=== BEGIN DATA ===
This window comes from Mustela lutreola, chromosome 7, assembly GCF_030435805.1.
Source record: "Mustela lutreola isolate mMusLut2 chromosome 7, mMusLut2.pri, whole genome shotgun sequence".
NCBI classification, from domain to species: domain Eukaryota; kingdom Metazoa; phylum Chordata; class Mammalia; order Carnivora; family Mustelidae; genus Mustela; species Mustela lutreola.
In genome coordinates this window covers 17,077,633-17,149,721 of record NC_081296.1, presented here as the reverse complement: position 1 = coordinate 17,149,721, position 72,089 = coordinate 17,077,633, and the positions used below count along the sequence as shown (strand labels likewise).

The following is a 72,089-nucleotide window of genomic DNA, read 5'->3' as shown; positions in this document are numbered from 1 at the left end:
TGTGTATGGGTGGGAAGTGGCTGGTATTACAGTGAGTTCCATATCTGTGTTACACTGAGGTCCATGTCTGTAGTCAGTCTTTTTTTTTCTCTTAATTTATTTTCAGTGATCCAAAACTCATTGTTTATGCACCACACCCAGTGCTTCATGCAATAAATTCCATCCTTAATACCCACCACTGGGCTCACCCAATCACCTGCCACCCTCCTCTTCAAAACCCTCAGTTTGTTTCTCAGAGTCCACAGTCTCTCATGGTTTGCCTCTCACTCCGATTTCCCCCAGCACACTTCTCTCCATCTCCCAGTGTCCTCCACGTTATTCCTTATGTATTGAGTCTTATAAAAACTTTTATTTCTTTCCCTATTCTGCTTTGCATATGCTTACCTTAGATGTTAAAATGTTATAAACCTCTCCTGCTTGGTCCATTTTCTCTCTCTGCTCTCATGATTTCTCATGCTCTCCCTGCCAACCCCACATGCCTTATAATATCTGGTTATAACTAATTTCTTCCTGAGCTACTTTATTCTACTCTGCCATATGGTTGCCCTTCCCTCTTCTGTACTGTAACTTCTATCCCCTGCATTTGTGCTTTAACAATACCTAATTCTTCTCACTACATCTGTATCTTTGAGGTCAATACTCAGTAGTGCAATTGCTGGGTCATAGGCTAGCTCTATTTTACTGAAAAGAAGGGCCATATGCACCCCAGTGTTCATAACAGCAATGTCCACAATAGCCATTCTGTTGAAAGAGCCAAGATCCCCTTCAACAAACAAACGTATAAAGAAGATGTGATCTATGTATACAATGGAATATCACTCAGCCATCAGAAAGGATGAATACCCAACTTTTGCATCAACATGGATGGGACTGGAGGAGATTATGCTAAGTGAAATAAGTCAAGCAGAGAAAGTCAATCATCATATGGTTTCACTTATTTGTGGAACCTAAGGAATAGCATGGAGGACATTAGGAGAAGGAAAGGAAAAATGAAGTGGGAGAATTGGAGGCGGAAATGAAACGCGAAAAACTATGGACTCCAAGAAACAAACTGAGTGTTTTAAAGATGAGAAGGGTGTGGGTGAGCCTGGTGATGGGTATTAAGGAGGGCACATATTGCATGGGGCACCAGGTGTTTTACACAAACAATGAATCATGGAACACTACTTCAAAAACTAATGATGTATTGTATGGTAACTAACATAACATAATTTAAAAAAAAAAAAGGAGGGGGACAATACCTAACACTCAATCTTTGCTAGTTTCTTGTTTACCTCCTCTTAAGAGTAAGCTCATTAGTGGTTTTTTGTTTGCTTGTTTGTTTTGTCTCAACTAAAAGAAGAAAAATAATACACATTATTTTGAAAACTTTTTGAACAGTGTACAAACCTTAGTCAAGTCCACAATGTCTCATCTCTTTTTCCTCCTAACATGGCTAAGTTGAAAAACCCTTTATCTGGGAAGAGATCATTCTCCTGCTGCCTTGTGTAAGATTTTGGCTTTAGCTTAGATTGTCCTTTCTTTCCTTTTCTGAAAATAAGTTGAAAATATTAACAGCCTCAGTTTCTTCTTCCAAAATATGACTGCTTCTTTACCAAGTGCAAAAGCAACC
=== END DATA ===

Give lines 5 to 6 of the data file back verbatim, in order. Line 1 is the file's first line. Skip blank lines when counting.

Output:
The following is a 72,089-nucleotide window of genomic DNA, read 5'->3' as shown; positions in this document are numbered from 1 at the left end:
TGTGTATGGGTGGGAAGTGGCTGGTATTACAGTGAGTTCCATATCTGTGTTACACTGAGGTCCATGTCTGTAGTCAGTCTTTTTTTTTCTCTTAATTTATTTTCAGTGATCCAAAACTCATTGTTTATGCACCACACCCAGTGCTTCATGCAATAAATTCCATCCTTAATACCCACCACTGGGCTCACCCAATCACCTGCCACCCTCCTCTTCAAAACCCTCAGTTTGTTTCTCAGAGTCCACAGTCTCTCATGGTTTGCCTCTCACTCCGATTTCCCCCAGCACACTTCTCTCCATCTCCCAGTGTCCTCCACGTTATTCCTTATGTATTGAGTCTTATAAAAACTTTTATTTCTTTCCCTATTCTGCTTTGCATATGCTTACCTTAGATGTTAAAATGTTATAAACCTCTCCTGCTTGGTCCATTTTCTCTCTCTGCTCTCATGATTTCTCATGCTCTCCCTGCCAACCCCACATGCCTTATAATATCTGGTTATAACTAATTTCTTCCTGAGCTACTTTATTCTACTCTGCCATATGGTTGCCCTTCCCTCTTCTGTACTGTAACTTCTATCCCCTGCATTTGTGCTTTAACAATACCTAATTCTTCTCACTACATCTGTATCTTTGAGGTCAATACTCAGTAGTGCAATTGCTGGGTCATAGGCTAGCTCTATTTTACTGAAAAGAAGGGCCATATGCACCCCAGTGTTCATAACAGCAATGTCCACAATAGCCATTCTGTTGAAAGAGCCAAGATCCCCTTCAACAAACAAACGTATAAAGAAGATGTGATCTATGTATACAATGGAATATCACTCAGCCATCAGAAAGGATGAATACCCAACTTTTGCATCAACATGGATGGGACTGGAGGAGATTATGCTAAGTGAAATAAGTCAAGCAGAGAAAGTCAATCATCATATGGTTTCACTTATTTGTGGAACCTAAGGAATAGCATGGAGGACATTAGGAGAAGGAAAGGAAAAATGAAGTGGGAGAATTGGAGGCGGAAATGAAACGCGAAAAACTATGGACTCCAAGAAACAAACTGAGTGTTTTAAAGATGAGAAGGGTGTGGGTGAGCCTGGTGATGGGTATTAAGGAGGGCACATATTGCATGGGGCACCAGGTGTTTTACACAAACAATGAATCATGGAACACTACTTCAAAAACTAATGATGTATTGTATGGTAACTAACATAACATAATTTAAAAAAAAAAAAGGAGGGGGACAATACCTAACACTCAATCTTTGCTAGTTTCTTGTTTACCTCCTCTTAAGAGTAAGCTCATTAGTGGTTTTTTGTTTGCTTGTTTGTTTTGTCTCAACTAAAAGAAGAAAAATAATACACATTATTTTGAAAACTTTTTGAACAGTGTACAAACCTTAGTCAAGTCCACAATGTCTCATCTCTTTTTCCTCCTAACATGGCTAAGTTGAAAAACCCTTTATCTGGGAAGAGATCATTCTCCTGCTGCCTTGTGTAAGATTTTGGCTTTAGCTTAGATTGTCCTTTCTTTCCTTTTCTGAAAATAAGTTGAAAATATTAACAGCCTCAGTTTCTTCTTCCAAAATATGACTGCTTCTTTACCAAGTGCAAAAGCAACC